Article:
Walsh too seems to be interested in connecting the dots historically and aesthetically:

The art on show will cover three main areas. There will be the antiquities Walsh first started buying 20 years ago—his collection includes seven Egyptian mummies, ten Roman mosaics, Mesopotamian cuneiform tablets and thousands of Greek coins.

Then there are the Australian modernists: Sidney Nolan, Charles Blackman, Arthur Boyd and John Perceval. His collection in this field is “extraordinary”, says Mark Fraser, former head of Sotheby’s Australia who has worked for Walsh since 2007 as director of his art operations. It includes Nolan’s monumental work Snake, 1970-72, made up of 1,620 individual panels which will cover a 45-metre curving wall in Mona that has been designed specially for the work.

Finally there is the international contemporary art which Walsh has been buying for around ten years. He now owns some 300 works, many of them large-scale. More have been commissioned for the opening of Mona. These include a new version of Wim Delvoye’s Cloaca. The machine, which simulates the human digestive process, creates excrement which is apparently indistinguishable from the real thing. It will be the first version of the work which Delvoye has sold to a museum.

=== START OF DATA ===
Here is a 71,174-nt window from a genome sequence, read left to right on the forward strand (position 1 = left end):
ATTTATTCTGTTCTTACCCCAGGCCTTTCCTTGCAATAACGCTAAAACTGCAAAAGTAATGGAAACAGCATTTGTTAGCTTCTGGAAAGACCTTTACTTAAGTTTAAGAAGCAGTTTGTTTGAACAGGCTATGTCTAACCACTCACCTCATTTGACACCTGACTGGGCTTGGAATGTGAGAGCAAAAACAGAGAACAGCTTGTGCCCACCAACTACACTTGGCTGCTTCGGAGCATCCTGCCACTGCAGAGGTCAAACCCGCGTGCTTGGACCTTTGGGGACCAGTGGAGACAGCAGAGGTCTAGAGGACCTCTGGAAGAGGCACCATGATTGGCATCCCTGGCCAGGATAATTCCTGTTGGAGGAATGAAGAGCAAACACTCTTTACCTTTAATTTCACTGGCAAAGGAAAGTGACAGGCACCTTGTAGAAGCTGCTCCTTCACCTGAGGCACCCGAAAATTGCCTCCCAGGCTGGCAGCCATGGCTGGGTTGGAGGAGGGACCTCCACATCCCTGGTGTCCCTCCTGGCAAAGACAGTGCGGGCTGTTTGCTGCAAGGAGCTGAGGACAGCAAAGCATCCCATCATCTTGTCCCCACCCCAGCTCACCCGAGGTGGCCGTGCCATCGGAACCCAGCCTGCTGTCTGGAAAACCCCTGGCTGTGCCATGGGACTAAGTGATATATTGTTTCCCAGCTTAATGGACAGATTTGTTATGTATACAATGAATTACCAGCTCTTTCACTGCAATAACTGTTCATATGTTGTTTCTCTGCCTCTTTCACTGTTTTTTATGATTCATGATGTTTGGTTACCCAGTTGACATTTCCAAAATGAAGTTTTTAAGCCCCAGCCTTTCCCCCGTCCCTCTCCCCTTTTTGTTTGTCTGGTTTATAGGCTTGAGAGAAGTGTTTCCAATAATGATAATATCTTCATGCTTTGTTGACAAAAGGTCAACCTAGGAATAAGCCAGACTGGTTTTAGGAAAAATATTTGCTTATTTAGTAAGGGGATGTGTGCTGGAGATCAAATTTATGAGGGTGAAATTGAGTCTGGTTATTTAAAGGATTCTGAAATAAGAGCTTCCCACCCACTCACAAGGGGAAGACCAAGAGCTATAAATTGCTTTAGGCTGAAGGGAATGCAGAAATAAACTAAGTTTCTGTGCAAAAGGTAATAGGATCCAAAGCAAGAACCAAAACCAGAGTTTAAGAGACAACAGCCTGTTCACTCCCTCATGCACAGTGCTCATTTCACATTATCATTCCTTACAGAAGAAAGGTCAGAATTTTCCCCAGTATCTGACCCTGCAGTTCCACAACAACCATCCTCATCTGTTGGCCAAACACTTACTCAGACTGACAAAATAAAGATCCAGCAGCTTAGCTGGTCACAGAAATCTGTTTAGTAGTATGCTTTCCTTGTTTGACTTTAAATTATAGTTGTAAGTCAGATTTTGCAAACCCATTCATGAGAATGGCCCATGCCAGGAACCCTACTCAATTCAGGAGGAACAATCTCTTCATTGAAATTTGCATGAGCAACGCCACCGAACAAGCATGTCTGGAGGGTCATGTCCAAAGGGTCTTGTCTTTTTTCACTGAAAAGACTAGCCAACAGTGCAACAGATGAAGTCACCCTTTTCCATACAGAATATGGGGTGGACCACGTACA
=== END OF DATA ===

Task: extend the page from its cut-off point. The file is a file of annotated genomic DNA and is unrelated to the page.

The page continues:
The other characteristic of curmudgeons (in addition to not caring what other people think) is to have very strong opinions about why other people have it all wrong. Walsh passes the test here too:

Walsh’s changing tastes will of course dictate what goes on show at Mona. He is keen to stress there will be no formal curatorship. “I believe most curation is bullshit…curators tie together a bunch of stuff they can get their hands on then create the most abstruse and obtuse reality and, in the end, fill an exhibition up with a few things that are slightly connected and the upshot is that about 30% of the art is just there to fill space.”

Mona will do things differently. Works from every period and style will be juxtaposed in ways you are unlikely to see elsewhere. A Roman-period mummy will be displayed alongside “a fairly dynamic video work which hopefully will recontextualise it,” says Fraser. The underlying theme, will be artistic motivation. “No one makes art for art’s sake,” says Walsh. “There are only two reasons to create art: to get laid or defy death.”